At home, Jack receives a postcard from Mary Alice, his eldest child with Dana Breedlove. Babette tells him that the two things she wants most in the world are for Jack not to die first and for Wilder to stay the way he is forever.
Summary: Chapter 32
Jack and Murray walk across campus, discussing the progress of Jack’s German lessons. Murray notes that something especially strange emanates from Howard Dunlop. Murray calls Jack four days later to tell him that he thinks Howard is the type of man who would find dead bodies erotic. After that comment, Jack finds that he can’t continue with his German lessons.
The local insane asylum burns down, and Jack and Heinrich go to watch. As the lawn burns, a patient from the asylum walks across the grass. Murray shows up and then abruptly disappears. An acrid, burning odor fills the air, and everyone begins to leave. Jack thinks that people feel betrayed by the odor, as if the synthetic smell were interrupting a purer, more natural occurrence. That night, instead of sleeping, Jack stays up thinking about Babette and Mr. Gray.
The presence of Dylar has changed not only Jack and Babette’s relationship but also Jack and Babette as individuals. They have stopped saying, “Who will die first?” in favor of, “How do you feel?” This question seems, on the surface, less ominous and harmful than the latter. Now that both have confessed their fear of dying and infidelity, the question gains a desperate immediacy. At the same time, Jack’s faith in the things he thought could protect him from death is beginning to disintegrate. The revelation of Babette’s infidelity and secrecy proves the biggest blow, but he also suffers a setback when he leans from Howard Dunlop that The Egyptian Book of the Dead was a best-seller in Germany. The notion that a book on spiritually and psychically coping with death could prove resonant with Germans seems contradictory and strange to Jack, who has always held German culture as symbol of forthrightness, strength, and power. Jack’s erosion of faith has also affected his confidence; he becomes even more uncertain and insecure. When he cancels his German lessons after his conversation with Murray, he not only abandons his faith in German as a shield or bolster, but he also shows how susceptible he has become to rumors and misinformation. Jack’s inability to refute Denise’s childish argument about mountains being upstate is further evidence that his intellect and logic are beginning to fail him.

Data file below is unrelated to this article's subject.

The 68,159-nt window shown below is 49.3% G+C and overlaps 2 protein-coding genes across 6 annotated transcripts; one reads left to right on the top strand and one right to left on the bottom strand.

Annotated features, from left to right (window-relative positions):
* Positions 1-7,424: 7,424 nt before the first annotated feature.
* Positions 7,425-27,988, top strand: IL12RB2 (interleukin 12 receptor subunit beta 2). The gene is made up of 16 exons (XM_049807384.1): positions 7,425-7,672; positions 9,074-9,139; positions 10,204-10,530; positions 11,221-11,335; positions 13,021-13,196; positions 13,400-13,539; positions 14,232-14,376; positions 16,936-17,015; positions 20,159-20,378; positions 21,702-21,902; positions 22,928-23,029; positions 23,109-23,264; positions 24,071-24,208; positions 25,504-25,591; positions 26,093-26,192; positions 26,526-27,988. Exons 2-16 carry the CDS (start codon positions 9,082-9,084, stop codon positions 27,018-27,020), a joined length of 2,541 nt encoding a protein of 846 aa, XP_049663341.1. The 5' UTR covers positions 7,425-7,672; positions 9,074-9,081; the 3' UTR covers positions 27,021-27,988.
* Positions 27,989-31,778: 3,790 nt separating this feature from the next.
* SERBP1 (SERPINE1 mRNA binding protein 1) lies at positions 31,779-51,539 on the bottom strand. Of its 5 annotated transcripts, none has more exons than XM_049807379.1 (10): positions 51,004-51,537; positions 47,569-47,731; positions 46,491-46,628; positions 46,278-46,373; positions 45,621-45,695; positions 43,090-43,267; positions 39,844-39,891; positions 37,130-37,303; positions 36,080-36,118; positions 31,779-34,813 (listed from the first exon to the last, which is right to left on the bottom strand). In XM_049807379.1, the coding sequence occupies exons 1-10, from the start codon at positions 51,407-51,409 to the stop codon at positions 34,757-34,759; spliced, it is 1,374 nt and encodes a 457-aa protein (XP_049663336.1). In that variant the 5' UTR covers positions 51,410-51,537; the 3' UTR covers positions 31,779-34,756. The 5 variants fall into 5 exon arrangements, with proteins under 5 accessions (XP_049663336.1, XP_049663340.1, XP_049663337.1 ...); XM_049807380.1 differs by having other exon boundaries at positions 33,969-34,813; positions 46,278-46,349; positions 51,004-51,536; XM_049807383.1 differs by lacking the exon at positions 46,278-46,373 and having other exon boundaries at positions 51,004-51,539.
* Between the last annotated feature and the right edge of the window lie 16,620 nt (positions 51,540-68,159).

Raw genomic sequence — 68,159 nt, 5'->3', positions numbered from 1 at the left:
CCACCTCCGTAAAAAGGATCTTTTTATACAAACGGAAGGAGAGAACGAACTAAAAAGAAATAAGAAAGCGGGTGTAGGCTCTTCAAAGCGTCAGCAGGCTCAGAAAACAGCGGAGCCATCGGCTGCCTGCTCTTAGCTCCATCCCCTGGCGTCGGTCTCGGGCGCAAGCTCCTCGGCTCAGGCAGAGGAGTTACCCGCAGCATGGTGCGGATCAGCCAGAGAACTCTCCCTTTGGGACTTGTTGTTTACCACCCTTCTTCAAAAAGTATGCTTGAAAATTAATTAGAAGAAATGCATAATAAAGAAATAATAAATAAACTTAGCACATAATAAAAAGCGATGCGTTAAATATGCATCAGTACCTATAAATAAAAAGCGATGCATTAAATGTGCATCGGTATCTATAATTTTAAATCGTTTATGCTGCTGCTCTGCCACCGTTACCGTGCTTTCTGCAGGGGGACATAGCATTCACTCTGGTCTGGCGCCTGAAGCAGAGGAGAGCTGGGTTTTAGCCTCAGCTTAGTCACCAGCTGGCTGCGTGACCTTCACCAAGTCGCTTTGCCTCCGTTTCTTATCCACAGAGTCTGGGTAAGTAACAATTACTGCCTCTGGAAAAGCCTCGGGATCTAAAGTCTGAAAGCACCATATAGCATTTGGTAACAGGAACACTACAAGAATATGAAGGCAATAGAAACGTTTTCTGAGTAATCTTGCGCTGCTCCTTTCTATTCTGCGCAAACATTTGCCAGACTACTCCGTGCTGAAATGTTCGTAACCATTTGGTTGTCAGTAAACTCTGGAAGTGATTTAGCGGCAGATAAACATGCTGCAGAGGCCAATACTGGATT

Insecure and feeling singled out by death, Jack continues to seek comfort where he can. Running after Winnie Richards and eating massive quantities of food are two purely physical acts that strenuously engage his body, offering relief from his intellectual insecurity. Jack’s obsession with Mr. Gray is linked as much to his fear of dying as it is to his basic instinct for revenge. By indulging in one, he can block or limit the other. As a result, he stays awake late into the evening thinking of Mr. Gray and arguing with Babette about why she should tell him about this mysterious researcher. The cable bill, with the authority of its meticulously detailed instructions, provides another respite from Jack’s fears and anxieties, just as paying bills was a relief at the start of the airborne toxic event. By addressing the cable bill, Jack manages to assert some kind of control over his increasingly disorienting life, much the same as the senior citizens who take Babette’s posture and eating and drinking classes hope to assert some control over their aging, weakening bodies.